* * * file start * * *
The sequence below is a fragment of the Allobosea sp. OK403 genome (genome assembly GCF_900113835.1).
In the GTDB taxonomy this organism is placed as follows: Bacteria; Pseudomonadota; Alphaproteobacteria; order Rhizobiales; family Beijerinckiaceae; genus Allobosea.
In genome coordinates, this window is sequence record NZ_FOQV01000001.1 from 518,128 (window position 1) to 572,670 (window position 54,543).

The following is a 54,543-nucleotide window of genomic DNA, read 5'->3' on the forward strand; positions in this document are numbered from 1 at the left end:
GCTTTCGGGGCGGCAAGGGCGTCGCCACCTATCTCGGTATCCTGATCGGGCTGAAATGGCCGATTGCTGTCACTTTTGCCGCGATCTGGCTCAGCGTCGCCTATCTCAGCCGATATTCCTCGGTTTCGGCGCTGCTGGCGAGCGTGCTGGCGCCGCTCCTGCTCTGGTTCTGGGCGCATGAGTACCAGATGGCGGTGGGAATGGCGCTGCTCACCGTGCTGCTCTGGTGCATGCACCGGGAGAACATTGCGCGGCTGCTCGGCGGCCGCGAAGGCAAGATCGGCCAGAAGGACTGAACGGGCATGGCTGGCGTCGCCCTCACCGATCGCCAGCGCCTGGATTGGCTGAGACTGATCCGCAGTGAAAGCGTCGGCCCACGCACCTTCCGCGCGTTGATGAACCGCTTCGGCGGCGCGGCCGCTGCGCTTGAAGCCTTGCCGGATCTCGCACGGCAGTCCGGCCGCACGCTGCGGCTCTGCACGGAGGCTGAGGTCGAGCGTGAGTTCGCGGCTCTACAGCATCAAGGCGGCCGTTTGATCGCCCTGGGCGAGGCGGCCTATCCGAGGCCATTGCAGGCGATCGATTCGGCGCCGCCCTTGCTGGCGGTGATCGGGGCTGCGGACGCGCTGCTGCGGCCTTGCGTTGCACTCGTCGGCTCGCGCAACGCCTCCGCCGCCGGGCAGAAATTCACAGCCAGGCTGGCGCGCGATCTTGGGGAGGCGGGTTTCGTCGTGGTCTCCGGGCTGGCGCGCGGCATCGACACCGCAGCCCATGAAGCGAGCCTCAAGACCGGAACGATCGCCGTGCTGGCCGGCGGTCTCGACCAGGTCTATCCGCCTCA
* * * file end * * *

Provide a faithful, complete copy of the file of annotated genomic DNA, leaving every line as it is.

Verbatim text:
The sequence below is a fragment of the Allobosea sp. OK403 genome (genome assembly GCF_900113835.1).
In the GTDB taxonomy this organism is placed as follows: Bacteria; Pseudomonadota; Alphaproteobacteria; order Rhizobiales; family Beijerinckiaceae; genus Allobosea.
In genome coordinates, this window is sequence record NZ_FOQV01000001.1 from 518,128 (window position 1) to 572,670 (window position 54,543).

The following is a 54,543-nucleotide window of genomic DNA, read 5'->3' on the forward strand; positions in this document are numbered from 1 at the left end:
GCTTTCGGGGCGGCAAGGGCGTCGCCACCTATCTCGGTATCCTGATCGGGCTGAAATGGCCGATTGCTGTCACTTTTGCCGCGATCTGGCTCAGCGTCGCCTATCTCAGCCGATATTCCTCGGTTTCGGCGCTGCTGGCGAGCGTGCTGGCGCCGCTCCTGCTCTGGTTCTGGGCGCATGAGTACCAGATGGCGGTGGGAATGGCGCTGCTCACCGTGCTGCTCTGGTGCATGCACCGGGAGAACATTGCGCGGCTGCTCGGCGGCCGCGAAGGCAAGATCGGCCAGAAGGACTGAACGGGCATGGCTGGCGTCGCCCTCACCGATCGCCAGCGCCTGGATTGGCTGAGACTGATCCGCAGTGAAAGCGTCGGCCCACGCACCTTCCGCGCGTTGATGAACCGCTTCGGCGGCGCGGCCGCTGCGCTTGAAGCCTTGCCGGATCTCGCACGGCAGTCCGGCCGCACGCTGCGGCTCTGCACGGAGGCTGAGGTCGAGCGTGAGTTCGCGGCTCTACAGCATCAAGGCGGCCGTTTGATCGCCCTGGGCGAGGCGGCCTATCCGAGGCCATTGCAGGCGATCGATTCGGCGCCGCCCTTGCTGGCGGTGATCGGGGCTGCGGACGCGCTGCTGCGGCCTTGCGTTGCACTCGTCGGCTCGCGCAACGCCTCCGCCGCCGGGCAGAAATTCACAGCCAGGCTGGCGCGCGATCTTGGGGAGGCGGGTTTCGTCGTGGTCTCCGGGCTGGCGCGCGGCATCGACACCGCAGCCCATGAAGCGAGCCTCAAGACCGGAACGATCGCCGTGCTGGCCGGCGGTCTCGACCAGGTCTATCCGCCTCA